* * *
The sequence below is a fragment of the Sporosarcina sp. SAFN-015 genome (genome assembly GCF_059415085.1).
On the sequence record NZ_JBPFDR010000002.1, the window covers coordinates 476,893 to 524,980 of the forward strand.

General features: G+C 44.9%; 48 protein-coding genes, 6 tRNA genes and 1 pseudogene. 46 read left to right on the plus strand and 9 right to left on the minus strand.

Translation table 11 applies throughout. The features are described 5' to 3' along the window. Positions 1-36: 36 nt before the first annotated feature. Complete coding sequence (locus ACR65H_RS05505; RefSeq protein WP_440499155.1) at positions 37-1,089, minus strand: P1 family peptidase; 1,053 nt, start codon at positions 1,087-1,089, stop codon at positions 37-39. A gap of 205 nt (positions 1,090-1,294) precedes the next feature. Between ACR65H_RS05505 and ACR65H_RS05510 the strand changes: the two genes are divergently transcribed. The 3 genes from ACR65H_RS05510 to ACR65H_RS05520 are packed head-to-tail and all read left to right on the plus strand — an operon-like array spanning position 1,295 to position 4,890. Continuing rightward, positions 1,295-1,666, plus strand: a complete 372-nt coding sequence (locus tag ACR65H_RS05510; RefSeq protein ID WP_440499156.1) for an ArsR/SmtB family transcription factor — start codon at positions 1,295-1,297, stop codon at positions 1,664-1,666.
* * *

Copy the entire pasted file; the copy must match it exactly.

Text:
The sequence below is a fragment of the Sporosarcina sp. SAFN-015 genome (genome assembly GCF_059415085.1).
On the sequence record NZ_JBPFDR010000002.1, the window covers coordinates 476,893 to 524,980 of the forward strand.

General features: G+C 44.9%; 48 protein-coding genes, 6 tRNA genes and 1 pseudogene. 46 read left to right on the plus strand and 9 right to left on the minus strand.

Translation table 11 applies throughout. The features are described 5' to 3' along the window. Positions 1-36: 36 nt before the first annotated feature. Complete coding sequence (locus ACR65H_RS05505; RefSeq protein WP_440499155.1) at positions 37-1,089, minus strand: P1 family peptidase; 1,053 nt, start codon at positions 1,087-1,089, stop codon at positions 37-39. A gap of 205 nt (positions 1,090-1,294) precedes the next feature. Between ACR65H_RS05505 and ACR65H_RS05510 the strand changes: the two genes are divergently transcribed. The 3 genes from ACR65H_RS05510 to ACR65H_RS05520 are packed head-to-tail and all read left to right on the plus strand — an operon-like array spanning position 1,295 to position 4,890. Continuing rightward, positions 1,295-1,666, plus strand: a complete 372-nt coding sequence (locus tag ACR65H_RS05510; RefSeq protein ID WP_440499156.1) for an ArsR/SmtB family transcription factor — start codon at positions 1,295-1,297, stop codon at positions 1,664-1,666.